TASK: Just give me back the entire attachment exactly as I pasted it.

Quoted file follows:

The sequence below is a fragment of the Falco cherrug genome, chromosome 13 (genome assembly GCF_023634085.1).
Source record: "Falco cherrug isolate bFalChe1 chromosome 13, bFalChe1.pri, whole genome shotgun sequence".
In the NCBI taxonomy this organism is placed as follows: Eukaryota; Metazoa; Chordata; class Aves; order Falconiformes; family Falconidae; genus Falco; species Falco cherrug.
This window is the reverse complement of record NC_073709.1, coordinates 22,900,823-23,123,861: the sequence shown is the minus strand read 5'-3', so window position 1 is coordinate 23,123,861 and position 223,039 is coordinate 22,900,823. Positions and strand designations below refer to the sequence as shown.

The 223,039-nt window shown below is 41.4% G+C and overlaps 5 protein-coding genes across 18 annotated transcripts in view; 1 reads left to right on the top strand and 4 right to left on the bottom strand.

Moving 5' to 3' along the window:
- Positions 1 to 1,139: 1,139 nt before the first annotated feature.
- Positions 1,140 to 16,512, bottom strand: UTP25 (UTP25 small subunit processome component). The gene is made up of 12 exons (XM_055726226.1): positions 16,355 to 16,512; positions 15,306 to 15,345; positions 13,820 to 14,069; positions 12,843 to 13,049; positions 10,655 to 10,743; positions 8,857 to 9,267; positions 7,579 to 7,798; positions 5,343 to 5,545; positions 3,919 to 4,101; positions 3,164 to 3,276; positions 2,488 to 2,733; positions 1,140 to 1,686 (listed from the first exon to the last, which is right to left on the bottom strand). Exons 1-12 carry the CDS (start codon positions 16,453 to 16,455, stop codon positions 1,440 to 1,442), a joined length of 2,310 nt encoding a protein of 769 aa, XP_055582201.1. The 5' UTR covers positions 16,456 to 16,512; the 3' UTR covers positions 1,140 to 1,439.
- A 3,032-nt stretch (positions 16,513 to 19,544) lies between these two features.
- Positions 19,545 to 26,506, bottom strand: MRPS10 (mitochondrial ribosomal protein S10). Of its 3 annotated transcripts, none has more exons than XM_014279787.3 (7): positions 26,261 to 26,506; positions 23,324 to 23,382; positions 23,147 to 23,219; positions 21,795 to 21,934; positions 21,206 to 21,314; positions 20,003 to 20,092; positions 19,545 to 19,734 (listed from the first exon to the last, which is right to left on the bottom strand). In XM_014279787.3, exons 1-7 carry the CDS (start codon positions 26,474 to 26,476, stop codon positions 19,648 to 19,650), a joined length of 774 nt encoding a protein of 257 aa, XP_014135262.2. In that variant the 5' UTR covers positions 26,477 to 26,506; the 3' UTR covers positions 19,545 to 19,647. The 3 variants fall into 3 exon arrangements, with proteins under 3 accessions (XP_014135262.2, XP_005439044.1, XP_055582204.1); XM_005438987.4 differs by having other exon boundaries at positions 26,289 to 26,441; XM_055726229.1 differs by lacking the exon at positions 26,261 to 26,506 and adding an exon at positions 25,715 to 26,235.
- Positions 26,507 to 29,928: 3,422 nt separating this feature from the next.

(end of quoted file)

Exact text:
The sequence below is a fragment of the Falco cherrug genome, chromosome 13 (genome assembly GCF_023634085.1).
Source record: "Falco cherrug isolate bFalChe1 chromosome 13, bFalChe1.pri, whole genome shotgun sequence".
In the NCBI taxonomy this organism is placed as follows: Eukaryota; Metazoa; Chordata; class Aves; order Falconiformes; family Falconidae; genus Falco; species Falco cherrug.
This window is the reverse complement of record NC_073709.1, coordinates 22,900,823-23,123,861: the sequence shown is the minus strand read 5'-3', so window position 1 is coordinate 23,123,861 and position 223,039 is coordinate 22,900,823. Positions and strand designations below refer to the sequence as shown.

The 223,039-nt window shown below is 41.4% G+C and overlaps 5 protein-coding genes across 18 annotated transcripts in view; 1 reads left to right on the top strand and 4 right to left on the bottom strand.

Moving 5' to 3' along the window:
- Positions 1 to 1,139: 1,139 nt before the first annotated feature.
- Positions 1,140 to 16,512, bottom strand: UTP25 (UTP25 small subunit processome component). The gene is made up of 12 exons (XM_055726226.1): positions 16,355 to 16,512; positions 15,306 to 15,345; positions 13,820 to 14,069; positions 12,843 to 13,049; positions 10,655 to 10,743; positions 8,857 to 9,267; positions 7,579 to 7,798; positions 5,343 to 5,545; positions 3,919 to 4,101; positions 3,164 to 3,276; positions 2,488 to 2,733; positions 1,140 to 1,686 (listed from the first exon to the last, which is right to left on the bottom strand). Exons 1-12 carry the CDS (start codon positions 16,453 to 16,455, stop codon positions 1,440 to 1,442), a joined length of 2,310 nt encoding a protein of 769 aa, XP_055582201.1. The 5' UTR covers positions 16,456 to 16,512; the 3' UTR covers positions 1,140 to 1,439.
- A 3,032-nt stretch (positions 16,513 to 19,544) lies between these two features.
- Positions 19,545 to 26,506, bottom strand: MRPS10 (mitochondrial ribosomal protein S10). Of its 3 annotated transcripts, none has more exons than XM_014279787.3 (7): positions 26,261 to 26,506; positions 23,324 to 23,382; positions 23,147 to 23,219; positions 21,795 to 21,934; positions 21,206 to 21,314; positions 20,003 to 20,092; positions 19,545 to 19,734 (listed from the first exon to the last, which is right to left on the bottom strand). In XM_014279787.3, exons 1-7 carry the CDS (start codon positions 26,474 to 26,476, stop codon positions 19,648 to 19,650), a joined length of 774 nt encoding a protein of 257 aa, XP_014135262.2. In that variant the 5' UTR covers positions 26,477 to 26,506; the 3' UTR covers positions 19,545 to 19,647. The 3 variants fall into 3 exon arrangements, with proteins under 3 accessions (XP_014135262.2, XP_005439044.1, XP_055582204.1); XM_005438987.4 differs by having other exon boundaries at positions 26,289 to 26,441; XM_055726229.1 differs by lacking the exon at positions 26,261 to 26,506 and adding an exon at positions 25,715 to 26,235.
- Positions 26,507 to 29,928: 3,422 nt separating this feature from the next.